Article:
cover image The Hand-Me-Down Doll

The Hand-Me-Down Doll

Steven Kroll, illus. by Dan Andreasen. Marshall Cavendish, $17.99 (32p) ISBN 978-0-7614-6124-1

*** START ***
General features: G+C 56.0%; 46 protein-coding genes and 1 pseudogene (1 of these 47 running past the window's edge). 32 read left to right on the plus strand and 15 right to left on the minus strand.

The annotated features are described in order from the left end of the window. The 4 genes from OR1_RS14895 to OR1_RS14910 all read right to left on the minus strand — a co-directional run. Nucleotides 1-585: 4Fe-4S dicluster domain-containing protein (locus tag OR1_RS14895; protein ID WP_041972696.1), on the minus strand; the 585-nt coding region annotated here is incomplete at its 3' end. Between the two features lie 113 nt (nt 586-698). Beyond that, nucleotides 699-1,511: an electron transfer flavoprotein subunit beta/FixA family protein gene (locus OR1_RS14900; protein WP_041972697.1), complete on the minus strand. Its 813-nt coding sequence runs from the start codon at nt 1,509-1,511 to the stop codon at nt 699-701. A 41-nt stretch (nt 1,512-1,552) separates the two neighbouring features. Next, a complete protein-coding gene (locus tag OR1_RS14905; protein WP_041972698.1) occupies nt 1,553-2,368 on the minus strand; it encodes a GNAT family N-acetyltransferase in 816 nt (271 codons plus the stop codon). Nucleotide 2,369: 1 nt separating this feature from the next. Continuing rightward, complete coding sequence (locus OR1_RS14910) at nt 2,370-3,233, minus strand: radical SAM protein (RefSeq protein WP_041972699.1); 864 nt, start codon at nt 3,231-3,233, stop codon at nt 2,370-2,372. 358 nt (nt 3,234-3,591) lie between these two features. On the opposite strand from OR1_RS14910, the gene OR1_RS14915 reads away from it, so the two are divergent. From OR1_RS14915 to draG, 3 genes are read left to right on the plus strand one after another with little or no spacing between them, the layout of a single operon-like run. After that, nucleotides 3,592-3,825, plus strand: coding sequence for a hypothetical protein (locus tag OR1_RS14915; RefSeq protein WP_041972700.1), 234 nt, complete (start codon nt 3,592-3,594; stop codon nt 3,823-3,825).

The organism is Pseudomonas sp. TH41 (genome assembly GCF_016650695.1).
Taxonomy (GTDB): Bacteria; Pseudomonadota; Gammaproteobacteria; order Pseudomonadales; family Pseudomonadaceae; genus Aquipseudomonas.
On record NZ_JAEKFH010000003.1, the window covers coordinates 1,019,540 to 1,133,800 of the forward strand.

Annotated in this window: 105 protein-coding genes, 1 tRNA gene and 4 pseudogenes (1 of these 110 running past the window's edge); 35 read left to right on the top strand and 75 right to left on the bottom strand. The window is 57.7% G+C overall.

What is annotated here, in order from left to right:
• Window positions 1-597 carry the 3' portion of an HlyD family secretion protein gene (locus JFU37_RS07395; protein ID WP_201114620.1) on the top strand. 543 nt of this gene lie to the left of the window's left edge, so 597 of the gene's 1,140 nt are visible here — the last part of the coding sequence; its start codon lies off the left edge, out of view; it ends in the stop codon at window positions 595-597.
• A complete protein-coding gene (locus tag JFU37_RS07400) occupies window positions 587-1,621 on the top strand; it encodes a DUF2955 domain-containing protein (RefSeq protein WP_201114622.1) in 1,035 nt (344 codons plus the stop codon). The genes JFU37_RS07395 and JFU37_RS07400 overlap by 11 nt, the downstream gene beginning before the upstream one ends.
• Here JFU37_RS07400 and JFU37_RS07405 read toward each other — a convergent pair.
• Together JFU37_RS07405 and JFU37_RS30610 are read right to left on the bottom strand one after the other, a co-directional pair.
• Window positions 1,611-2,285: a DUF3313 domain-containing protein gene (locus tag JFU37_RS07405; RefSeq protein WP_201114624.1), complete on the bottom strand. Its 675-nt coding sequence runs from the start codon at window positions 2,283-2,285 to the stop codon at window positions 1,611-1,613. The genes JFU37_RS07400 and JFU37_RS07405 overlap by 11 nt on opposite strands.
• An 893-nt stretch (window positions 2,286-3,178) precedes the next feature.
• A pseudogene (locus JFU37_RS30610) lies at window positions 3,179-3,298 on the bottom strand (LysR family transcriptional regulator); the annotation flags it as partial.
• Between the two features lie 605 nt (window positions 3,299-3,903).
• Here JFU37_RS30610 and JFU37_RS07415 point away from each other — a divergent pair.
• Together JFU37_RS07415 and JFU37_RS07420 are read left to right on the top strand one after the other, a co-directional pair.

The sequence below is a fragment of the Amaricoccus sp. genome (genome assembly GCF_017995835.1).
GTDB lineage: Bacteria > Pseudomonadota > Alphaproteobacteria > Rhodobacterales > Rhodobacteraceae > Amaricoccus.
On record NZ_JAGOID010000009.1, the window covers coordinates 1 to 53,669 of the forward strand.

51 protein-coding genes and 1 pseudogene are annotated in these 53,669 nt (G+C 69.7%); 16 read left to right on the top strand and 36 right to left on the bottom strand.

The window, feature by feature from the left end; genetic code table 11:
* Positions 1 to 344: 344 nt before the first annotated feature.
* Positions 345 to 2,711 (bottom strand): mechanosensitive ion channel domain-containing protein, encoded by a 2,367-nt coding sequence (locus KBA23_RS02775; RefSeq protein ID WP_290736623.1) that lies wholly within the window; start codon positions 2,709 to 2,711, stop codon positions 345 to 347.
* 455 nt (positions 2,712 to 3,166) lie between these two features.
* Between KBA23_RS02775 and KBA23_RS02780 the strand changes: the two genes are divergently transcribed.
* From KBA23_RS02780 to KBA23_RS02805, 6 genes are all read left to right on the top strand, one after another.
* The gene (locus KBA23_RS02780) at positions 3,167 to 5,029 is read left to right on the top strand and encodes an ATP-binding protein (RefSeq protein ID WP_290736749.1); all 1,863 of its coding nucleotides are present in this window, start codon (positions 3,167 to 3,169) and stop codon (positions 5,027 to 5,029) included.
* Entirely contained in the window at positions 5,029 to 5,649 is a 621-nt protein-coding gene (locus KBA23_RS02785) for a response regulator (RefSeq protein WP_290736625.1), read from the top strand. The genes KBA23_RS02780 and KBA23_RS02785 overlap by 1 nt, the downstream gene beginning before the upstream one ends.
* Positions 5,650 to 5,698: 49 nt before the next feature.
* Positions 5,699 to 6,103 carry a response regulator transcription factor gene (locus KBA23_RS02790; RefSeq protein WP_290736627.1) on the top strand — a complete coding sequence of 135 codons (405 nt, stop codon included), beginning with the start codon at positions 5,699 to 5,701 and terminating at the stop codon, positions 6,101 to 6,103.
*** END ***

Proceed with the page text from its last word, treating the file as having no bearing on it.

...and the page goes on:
Originally published in 1983, Kroll’s tale of a nameless, lonely doll on a happenstance journey to find a loving owner is updated for a new audience by Andreasen’s (Train Trip) softly lit and evocative oil paintings, which seem to set the story sometime in the early decades of the 20th century. Spoiled six-year-old Glenda has so many toys that she relegates a new doll with dark curls and a red velvet coat to a shelf where it gathers dust. Glenda’s mother eventually gives the doll to Farmer John when he stops by to drop off eggs. Farmer John and his wife sell the doll to a woman who uses her for a carnival prize, and the doll eventually ends up in the hands of a girl with “a smiling, friendly face.” The predictable yet heart-tugging story whisks readers to a simpler era of playthings that don’t require batteries. Throughout the book, the chubby-cheeked doll looks forlorn (if not downright horrified) at her circumstances, and her expression shifts to one of joyful relief in the final, satisfying spread. Ages 5–8. (May)